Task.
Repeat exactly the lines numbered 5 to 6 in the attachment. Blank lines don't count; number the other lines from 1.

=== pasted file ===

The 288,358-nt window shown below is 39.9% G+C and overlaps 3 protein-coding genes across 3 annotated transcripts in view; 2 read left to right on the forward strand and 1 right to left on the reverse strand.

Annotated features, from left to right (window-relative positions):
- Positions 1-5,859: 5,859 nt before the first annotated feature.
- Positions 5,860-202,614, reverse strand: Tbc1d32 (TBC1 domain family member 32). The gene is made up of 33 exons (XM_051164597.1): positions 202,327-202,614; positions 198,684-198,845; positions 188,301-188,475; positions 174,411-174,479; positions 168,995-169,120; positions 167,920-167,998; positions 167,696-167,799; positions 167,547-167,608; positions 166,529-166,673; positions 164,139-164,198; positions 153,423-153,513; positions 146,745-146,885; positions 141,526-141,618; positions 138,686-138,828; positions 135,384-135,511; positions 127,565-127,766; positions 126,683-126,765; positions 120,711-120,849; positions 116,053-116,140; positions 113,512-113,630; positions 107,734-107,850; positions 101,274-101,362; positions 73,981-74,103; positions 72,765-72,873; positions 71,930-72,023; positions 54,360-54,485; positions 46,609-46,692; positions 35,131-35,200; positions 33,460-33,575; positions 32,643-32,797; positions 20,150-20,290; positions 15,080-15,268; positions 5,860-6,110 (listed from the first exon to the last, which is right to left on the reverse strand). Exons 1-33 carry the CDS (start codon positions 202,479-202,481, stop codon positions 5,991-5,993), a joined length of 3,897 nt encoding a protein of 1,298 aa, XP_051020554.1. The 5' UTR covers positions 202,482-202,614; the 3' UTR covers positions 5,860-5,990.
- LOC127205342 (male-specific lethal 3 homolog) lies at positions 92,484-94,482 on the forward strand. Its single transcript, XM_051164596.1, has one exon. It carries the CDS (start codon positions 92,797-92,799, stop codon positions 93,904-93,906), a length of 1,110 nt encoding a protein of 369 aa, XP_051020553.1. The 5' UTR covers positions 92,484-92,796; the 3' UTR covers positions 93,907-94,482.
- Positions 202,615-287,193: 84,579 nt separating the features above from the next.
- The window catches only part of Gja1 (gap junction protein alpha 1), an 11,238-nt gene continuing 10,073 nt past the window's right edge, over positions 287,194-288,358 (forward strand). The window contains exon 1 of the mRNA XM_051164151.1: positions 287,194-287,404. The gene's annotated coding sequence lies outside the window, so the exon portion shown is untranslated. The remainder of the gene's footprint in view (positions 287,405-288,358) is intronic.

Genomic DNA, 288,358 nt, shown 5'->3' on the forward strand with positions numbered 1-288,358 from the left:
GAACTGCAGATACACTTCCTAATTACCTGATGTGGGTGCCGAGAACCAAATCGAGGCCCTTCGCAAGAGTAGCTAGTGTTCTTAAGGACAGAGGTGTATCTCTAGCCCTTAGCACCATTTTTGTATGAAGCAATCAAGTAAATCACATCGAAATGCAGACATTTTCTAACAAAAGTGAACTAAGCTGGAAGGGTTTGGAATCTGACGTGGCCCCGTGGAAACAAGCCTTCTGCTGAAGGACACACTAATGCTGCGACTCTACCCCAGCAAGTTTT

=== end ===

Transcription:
- LOC127205342 (male-specific lethal 3 homolog) lies at positions 92,484-94,482 on the forward strand. Its single transcript, XM_051164596.1, has one exon. It carries the CDS (start codon positions 92,797-92,799, stop codon positions 93,904-93,906), a length of 1,110 nt encoding a protein of 369 aa, XP_051020553.1. The 5' UTR covers positions 92,484-92,796; the 3' UTR covers positions 93,907-94,482.
- Positions 202,615-287,193: 84,579 nt separating the features above from the next.